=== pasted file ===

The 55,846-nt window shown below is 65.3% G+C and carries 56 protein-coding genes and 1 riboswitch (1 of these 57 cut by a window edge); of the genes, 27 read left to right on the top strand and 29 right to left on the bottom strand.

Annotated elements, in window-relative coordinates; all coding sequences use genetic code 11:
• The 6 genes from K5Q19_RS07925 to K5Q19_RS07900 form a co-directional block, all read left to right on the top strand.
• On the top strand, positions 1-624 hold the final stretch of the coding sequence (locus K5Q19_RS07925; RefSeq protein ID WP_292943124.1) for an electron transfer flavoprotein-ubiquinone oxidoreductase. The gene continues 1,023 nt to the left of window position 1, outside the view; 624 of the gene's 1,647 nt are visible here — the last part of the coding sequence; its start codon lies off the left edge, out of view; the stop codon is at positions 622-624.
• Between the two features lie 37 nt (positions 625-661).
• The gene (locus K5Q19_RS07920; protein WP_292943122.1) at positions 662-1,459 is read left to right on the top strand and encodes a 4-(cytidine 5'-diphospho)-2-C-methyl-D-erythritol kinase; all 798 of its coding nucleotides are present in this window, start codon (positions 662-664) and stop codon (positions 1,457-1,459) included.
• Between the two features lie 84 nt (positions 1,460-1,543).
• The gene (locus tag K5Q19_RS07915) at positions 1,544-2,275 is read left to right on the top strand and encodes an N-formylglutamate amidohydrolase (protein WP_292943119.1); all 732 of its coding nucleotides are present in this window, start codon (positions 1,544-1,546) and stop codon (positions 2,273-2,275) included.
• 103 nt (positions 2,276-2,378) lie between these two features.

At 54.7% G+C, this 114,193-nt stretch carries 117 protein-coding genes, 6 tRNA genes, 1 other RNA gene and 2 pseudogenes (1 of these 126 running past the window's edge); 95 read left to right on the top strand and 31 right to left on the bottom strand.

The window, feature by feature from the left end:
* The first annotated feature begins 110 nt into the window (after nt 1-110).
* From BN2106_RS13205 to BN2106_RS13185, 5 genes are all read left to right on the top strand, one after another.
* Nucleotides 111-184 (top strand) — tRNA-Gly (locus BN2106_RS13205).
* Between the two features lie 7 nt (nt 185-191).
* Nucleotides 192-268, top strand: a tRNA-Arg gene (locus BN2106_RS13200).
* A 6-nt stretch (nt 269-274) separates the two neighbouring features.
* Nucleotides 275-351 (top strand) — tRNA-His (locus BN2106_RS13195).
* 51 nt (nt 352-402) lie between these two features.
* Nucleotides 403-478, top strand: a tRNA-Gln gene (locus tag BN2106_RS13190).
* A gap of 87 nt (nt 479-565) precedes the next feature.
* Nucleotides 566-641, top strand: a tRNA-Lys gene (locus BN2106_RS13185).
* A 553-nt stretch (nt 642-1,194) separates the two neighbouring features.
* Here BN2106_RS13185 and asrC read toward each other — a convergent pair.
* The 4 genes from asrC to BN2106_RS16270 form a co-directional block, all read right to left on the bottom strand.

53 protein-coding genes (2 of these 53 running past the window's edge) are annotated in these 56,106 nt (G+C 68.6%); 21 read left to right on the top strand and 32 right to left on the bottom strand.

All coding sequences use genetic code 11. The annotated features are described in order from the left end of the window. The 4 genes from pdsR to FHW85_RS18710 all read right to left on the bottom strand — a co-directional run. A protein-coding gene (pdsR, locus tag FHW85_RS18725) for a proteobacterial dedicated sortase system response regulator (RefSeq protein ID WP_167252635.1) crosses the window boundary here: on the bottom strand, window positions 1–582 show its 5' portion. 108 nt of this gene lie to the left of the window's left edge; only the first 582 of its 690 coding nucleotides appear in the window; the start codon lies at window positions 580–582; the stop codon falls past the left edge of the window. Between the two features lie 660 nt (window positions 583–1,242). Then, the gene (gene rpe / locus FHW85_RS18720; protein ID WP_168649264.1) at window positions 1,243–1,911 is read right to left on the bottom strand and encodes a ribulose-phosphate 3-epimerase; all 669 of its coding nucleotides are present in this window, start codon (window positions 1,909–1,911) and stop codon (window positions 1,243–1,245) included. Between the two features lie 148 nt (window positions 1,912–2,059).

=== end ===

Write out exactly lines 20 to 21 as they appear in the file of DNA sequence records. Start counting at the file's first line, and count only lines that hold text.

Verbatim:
* Nucleotides 403-478, top strand: a tRNA-Gln gene (locus tag BN2106_RS13190).
* A gap of 87 nt (nt 479-565) precedes the next feature.